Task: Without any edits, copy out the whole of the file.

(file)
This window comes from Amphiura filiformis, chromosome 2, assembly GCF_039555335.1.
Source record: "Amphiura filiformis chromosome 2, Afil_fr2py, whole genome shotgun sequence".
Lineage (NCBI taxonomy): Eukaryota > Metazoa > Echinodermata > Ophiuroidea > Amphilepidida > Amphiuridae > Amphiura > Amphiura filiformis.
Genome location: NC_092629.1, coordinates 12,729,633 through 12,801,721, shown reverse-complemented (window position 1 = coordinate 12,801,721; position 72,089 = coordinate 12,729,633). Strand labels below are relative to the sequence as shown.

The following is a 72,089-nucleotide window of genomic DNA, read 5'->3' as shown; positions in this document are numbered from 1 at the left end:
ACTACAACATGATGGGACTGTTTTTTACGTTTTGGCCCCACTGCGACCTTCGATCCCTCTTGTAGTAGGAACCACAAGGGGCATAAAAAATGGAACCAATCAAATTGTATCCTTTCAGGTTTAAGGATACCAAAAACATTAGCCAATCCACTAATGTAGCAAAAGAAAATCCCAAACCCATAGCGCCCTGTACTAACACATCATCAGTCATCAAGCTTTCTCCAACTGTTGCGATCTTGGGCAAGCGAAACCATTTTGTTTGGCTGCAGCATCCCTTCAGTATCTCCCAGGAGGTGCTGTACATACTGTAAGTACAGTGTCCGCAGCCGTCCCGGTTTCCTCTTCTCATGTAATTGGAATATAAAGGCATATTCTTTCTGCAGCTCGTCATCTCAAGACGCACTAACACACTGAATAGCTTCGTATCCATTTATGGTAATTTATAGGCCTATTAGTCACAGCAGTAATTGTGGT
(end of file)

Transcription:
This window comes from Amphiura filiformis, chromosome 2, assembly GCF_039555335.1.
Source record: "Amphiura filiformis chromosome 2, Afil_fr2py, whole genome shotgun sequence".
Lineage (NCBI taxonomy): Eukaryota > Metazoa > Echinodermata > Ophiuroidea > Amphilepidida > Amphiuridae > Amphiura > Amphiura filiformis.
Genome location: NC_092629.1, coordinates 12,729,633 through 12,801,721, shown reverse-complemented (window position 1 = coordinate 12,801,721; position 72,089 = coordinate 12,729,633). Strand labels below are relative to the sequence as shown.

The following is a 72,089-nucleotide window of genomic DNA, read 5'->3' as shown; positions in this document are numbered from 1 at the left end:
ACTACAACATGATGGGACTGTTTTTTACGTTTTGGCCCCACTGCGACCTTCGATCCCTCTTGTAGTAGGAACCACAAGGGGCATAAAAAATGGAACCAATCAAATTGTATCCTTTCAGGTTTAAGGATACCAAAAACATTAGCCAATCCACTAATGTAGCAAAAGAAAATCCCAAACCCATAGCGCCCTGTACTAACACATCATCAGTCATCAAGCTTTCTCCAACTGTTGCGATCTTGGGCAAGCGAAACCATTTTGTTTGGCTGCAGCATCCCTTCAGTATCTCCCAGGAGGTGCTGTACATACTGTAAGTACAGTGTCCGCAGCCGTCCCGGTTTCCTCTTCTCATGTAATTGGAATATAAAGGCATATTCTTTCTGCAGCTCGTCATCTCAAGACGCACTAACACACTGAATAGCTTCGTATCCATTTATGGTAATTTATAGGCCTATTAGTCACAGCAGTAATTGTGGT